Approximately four months after RPE (with the appliance still in place), our patient returned to the sleep disorders center for follow-up. He remained without symptoms of depression off antidepressant medication. His anxiety had remitted and he was no longer taking lamotrigine or quetiapine. His sleep was much improved and he was no longer awakening with a headache or complaining of fatigue. The subsequent evolution of our patient’s questionnaire scores for the Epworth sleepiness scale, fatigue severity scale and MASQ anxious arousal subscale is demonstrated in Figure 3 which illustrates the persistent improvement in our patient’s sleepiness, fatigue and somatic manifestations of increased sympathetic tone. In addition to the improvement in symptoms, our patient grew 1.27cm while losing 4.5kg in weight. His dose of metformin was halved without loss of glycemic control.

thumbnailFigure 3. The effect of rapid palatal expansion upon our patient’s symptoms. This figure demonstrates our patient’s self-report assessments of somatic arousal (Mood and Anxiety Symptom Questionnaire anxious arousal subscale; MASQ Anxious Arousal), fatigue (Fatigue Severity Scale) and sleepiness (Epworth Sleepiness Scale) over time beginning at time 0, the first day of the month in which our patient presented to our sleep disorders center for consultation. The seven-week period during which rapid palatal expansion was performed is represented by vertical lines. Arrows also mark the dates of our patient’s two polysomnograms (PSG 1 and PSG 2). Somatic arousal and sleepiness decreased to normal levels during the follow-up period while fatigue decreased to the borderline between normal and mild (minimal).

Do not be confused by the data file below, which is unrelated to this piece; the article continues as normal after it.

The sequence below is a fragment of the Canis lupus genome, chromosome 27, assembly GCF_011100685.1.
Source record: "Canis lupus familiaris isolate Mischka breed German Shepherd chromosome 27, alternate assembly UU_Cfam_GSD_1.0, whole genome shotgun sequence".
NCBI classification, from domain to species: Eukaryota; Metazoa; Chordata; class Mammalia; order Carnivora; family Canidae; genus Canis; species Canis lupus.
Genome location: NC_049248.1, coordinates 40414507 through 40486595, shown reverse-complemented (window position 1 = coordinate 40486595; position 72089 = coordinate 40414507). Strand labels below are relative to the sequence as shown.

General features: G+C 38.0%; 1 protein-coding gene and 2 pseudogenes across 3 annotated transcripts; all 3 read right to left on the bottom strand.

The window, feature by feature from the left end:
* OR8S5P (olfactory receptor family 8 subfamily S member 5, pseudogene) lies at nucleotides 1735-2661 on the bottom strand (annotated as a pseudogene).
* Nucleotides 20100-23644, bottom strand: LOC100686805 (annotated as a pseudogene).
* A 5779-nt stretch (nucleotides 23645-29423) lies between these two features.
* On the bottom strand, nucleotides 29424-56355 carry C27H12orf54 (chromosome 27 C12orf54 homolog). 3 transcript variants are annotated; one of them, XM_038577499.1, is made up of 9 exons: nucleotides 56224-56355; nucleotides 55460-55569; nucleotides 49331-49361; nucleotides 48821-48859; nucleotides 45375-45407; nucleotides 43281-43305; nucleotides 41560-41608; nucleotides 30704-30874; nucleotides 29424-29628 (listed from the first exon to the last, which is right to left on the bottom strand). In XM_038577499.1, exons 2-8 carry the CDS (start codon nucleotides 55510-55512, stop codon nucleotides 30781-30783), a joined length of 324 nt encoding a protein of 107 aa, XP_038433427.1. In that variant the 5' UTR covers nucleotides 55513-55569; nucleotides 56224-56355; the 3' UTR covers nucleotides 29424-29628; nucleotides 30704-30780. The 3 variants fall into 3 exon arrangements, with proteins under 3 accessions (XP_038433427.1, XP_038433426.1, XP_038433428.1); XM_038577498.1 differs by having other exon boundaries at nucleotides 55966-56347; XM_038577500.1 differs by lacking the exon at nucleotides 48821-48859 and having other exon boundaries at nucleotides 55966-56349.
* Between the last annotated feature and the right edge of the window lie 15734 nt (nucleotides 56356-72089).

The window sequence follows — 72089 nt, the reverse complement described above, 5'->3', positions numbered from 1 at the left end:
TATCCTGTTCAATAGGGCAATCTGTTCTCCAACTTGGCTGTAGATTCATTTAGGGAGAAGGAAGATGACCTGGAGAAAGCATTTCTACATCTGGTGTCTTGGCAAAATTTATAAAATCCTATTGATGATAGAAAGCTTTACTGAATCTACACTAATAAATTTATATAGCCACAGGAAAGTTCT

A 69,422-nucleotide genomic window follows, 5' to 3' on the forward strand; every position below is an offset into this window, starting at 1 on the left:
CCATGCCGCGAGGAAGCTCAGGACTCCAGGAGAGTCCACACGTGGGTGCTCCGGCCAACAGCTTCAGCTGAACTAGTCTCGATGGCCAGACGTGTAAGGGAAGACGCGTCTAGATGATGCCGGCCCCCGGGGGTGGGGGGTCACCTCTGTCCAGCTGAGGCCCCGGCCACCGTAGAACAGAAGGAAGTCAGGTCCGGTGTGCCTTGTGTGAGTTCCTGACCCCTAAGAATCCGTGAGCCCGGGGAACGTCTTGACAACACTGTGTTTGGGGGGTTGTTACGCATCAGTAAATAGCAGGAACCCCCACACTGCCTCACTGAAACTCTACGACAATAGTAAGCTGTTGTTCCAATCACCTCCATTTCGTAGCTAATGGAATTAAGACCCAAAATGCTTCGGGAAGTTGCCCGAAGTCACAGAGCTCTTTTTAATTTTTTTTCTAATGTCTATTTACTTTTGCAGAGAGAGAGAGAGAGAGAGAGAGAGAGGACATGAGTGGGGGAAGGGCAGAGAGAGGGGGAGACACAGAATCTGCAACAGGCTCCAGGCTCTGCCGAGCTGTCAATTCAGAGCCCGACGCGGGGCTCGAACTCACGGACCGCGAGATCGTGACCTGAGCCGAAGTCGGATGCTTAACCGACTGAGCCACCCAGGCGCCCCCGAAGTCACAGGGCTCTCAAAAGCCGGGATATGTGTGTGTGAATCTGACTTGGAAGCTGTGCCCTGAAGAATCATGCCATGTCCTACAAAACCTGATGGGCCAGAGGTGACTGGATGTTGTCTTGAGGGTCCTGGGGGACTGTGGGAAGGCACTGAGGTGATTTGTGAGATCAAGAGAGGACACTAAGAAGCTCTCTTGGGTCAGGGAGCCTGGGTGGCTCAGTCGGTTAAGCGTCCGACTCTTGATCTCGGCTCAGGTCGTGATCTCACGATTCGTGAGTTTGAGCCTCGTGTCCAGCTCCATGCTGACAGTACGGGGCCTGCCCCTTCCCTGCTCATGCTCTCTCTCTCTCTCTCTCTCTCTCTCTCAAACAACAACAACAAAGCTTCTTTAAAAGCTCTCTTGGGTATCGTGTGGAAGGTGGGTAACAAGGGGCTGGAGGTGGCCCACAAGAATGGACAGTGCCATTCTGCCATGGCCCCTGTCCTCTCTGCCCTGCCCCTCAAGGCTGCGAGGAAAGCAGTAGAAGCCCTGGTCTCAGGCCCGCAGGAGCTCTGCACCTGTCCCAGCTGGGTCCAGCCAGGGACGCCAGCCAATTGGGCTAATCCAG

At 16 months following RPE, with the appliance no longer in place, our patient had a post-treatment polysomnogram performed. On this occasion, he complained of being unable to fall asleep (he took 24.0 minutes) and he slept less continuously at the start of the study, suggesting that his decreased sleepiness made it more difficult for him to fall asleep in an unfamiliar bed (Figure 4). Our patient slept for 271.5 minutes of the 426.5 minutes he spent in bed (a sleep efficiency of 63.7 percent). His percentage of NREM stage 1 sleep continued to be increased at 19 percent of his total sleep and his REM percentage continued decreased at 16 percent. Figure 4 demonstrates that once our patient achieved continuous sleep (after 3:00 a.m.), his frequency of shifts from deeper to lighter sleep stages was decreased compared to his first study (his deep sleep was more consolidated). In contrast to the 41.8 leg movements/hour that were present during the first polysomnogram, no leg movements were observed during the second (Figure 5). Our patient’s apnea hypopnea index was unchanged at 4.4 events/hour and his RERA index was unchanged at 10.0 events/hour. His minimum oxyhemoglobin saturation during the night was 92 percent. The mild inspiratory airflow limitation that was present during the first polysomnogram was also present during the second (Figure 5; the use of nasal pressure as a surrogate for airflow during clinical polysomnography does not allow one to detect small changes in airflow between studies). The paradoxical thoracoabdominal motion observed during the first polysomnogram was no longer present and the inspiratory airflow limitation that was present was not accompanied by audible snoring (Figure 5). Several additional qualitative differences in our patient’s sleep were also observed between polysomnograms. Inspection of our patient’s electroencephalogram during sleep demonstrated a decrease in the waking alpha frequency (7 to 11Hz) following RPE (Figure 6). Figure 5 also demonstrates that both heart rate and respiratory rate during sleep decreased after RPE (average heart rate during sleep decreased to 76 beats/minute compared to the 88 beats/minute during the pre-treatment polysomnogram). Taken together with the decreased frequency of shifts to lighter sleep stages between studies (Figure 4), the second polysomnogram suggests a decreased level of vigilance during sleep after RPE.